7. I recently watched the doc “Becoming Chaz”. I am a proud parent of a newly transitioning trans man scheduled to have chest surgery this coming Summer. I found your review very helpful on many levels. The documentary did help with preparing me for what to expect post surgery in caring for my son. Perhaps if the doc had explained the full spectrum of gender that exists, it would have better illustrated that Chaz’s experience as a transgendered human being is his own, and does NOT represent all transgendered people. My understanding is that while some of us remain fixed within the spectrum, others do not remain fixed on the spectrum. I know we still have much to learn and many ways to grow in coming to fully understand what being transgendered means. My feeling is that although the doc may have offended many transgendered people who did not feel properly represented, what Chaz has done has taken a lot of courage, something no openly transgendered person is short of, and while it did not represent well the diversity within the transgendered community, it has given some awareness to a segment of the population that would, very sadly, otherwise, perhaps have be fearfull, and or have little interest in learning anything about what it means to be transgendered. I do admire that Chaz was gracious in allowing his family and friends to have their own response/experience to his transition, without being offended or taken back. I know it has to be hard when your mom is not on board, but Chaz exhibited a high level of respect and candor in regards to his mom needing to take things slowly. It may have been “dumb ed down”, however, the doc has opened the door. People fear what they do not know. It is very hard to educate people that are narrow minded, but we have to start somewhere, and “Becoming Chaz” is a start in the right direction. It is very unfortunate that we live in such a binary oriented society. This is a complex subject that the a large section of the population needs much education about. The processing of understanding what it means that someone is transgendered, from the perspective of many people in our society who have not benefit of being brought up to be open minded and tolerant, is a huge transition in itself for our society. It will take time and tenacity and many voices emerging to better represent the intelligent, articulate and varied transgendered community as a whole.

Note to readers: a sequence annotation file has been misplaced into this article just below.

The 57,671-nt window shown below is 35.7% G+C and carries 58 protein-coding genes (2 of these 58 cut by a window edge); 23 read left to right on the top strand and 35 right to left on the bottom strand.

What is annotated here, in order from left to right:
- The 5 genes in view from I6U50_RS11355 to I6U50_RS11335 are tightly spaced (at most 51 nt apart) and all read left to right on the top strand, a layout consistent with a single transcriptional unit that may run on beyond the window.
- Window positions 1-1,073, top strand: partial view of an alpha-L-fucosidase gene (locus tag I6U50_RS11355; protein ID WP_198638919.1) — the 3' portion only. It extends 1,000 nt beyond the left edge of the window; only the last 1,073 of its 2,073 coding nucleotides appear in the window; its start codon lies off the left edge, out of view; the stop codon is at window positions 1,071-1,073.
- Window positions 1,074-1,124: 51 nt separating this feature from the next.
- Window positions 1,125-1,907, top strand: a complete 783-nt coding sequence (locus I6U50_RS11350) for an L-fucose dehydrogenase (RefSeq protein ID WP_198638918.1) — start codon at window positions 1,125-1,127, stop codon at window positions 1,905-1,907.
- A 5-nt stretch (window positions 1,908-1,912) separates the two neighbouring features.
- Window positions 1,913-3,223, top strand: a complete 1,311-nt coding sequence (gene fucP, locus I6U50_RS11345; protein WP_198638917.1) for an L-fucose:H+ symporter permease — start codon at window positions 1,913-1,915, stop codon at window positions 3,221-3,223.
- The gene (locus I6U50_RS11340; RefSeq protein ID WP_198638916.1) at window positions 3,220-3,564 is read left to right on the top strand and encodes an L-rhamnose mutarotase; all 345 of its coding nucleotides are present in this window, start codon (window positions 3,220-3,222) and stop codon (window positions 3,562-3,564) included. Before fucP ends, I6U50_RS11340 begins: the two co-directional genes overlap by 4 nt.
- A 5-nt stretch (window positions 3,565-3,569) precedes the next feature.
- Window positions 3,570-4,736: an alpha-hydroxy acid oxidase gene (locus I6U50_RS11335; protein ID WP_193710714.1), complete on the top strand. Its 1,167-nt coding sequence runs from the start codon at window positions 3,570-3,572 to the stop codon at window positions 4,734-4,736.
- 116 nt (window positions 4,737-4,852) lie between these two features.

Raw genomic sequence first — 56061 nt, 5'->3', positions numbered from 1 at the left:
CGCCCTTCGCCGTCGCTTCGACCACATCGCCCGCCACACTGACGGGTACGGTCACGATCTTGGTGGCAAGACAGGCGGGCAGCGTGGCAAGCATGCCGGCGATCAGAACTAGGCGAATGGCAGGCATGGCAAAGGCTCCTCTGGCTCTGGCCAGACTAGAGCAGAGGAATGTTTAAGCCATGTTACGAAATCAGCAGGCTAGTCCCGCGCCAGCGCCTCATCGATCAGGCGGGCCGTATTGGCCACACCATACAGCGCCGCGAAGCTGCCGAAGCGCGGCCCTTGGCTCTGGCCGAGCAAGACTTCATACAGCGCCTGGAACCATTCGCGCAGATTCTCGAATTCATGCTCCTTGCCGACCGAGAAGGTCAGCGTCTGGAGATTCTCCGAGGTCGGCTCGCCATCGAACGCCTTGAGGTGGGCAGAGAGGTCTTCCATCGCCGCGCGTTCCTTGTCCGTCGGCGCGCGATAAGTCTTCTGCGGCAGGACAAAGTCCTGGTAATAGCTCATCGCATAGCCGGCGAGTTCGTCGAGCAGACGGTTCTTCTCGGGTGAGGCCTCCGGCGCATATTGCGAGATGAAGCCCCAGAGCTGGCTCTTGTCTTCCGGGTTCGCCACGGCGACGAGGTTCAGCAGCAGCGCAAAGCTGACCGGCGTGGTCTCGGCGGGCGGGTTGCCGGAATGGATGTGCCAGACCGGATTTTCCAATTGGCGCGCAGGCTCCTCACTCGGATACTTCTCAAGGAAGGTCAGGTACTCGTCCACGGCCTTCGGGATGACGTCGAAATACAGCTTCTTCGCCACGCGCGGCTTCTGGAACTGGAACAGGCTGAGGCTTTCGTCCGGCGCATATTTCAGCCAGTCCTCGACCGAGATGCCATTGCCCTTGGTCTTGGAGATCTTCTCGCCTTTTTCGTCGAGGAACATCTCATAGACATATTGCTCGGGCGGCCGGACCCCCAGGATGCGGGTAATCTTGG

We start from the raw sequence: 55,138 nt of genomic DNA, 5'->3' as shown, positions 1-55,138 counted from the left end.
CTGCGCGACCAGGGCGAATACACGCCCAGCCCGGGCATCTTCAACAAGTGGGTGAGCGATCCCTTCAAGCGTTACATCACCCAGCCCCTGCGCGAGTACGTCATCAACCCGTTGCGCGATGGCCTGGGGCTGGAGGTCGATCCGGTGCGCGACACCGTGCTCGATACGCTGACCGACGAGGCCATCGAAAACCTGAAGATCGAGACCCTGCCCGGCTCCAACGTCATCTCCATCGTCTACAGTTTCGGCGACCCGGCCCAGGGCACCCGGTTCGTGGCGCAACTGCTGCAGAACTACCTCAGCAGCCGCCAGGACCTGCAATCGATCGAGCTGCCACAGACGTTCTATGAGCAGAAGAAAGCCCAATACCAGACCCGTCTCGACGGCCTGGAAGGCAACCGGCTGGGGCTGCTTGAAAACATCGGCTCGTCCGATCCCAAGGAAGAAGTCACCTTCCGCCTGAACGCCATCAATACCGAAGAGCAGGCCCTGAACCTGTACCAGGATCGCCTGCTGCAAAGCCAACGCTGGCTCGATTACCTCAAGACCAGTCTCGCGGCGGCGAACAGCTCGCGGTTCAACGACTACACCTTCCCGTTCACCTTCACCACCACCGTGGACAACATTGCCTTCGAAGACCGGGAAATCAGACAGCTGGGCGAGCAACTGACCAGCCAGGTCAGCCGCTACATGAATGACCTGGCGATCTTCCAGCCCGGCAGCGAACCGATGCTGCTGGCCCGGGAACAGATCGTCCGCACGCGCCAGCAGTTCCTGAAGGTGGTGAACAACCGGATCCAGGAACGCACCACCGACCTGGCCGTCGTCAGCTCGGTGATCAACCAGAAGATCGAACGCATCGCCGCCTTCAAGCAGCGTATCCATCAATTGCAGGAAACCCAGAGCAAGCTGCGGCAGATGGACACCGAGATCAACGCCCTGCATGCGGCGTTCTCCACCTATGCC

8. Pingback: Review: Becoming Chaz | Born Like This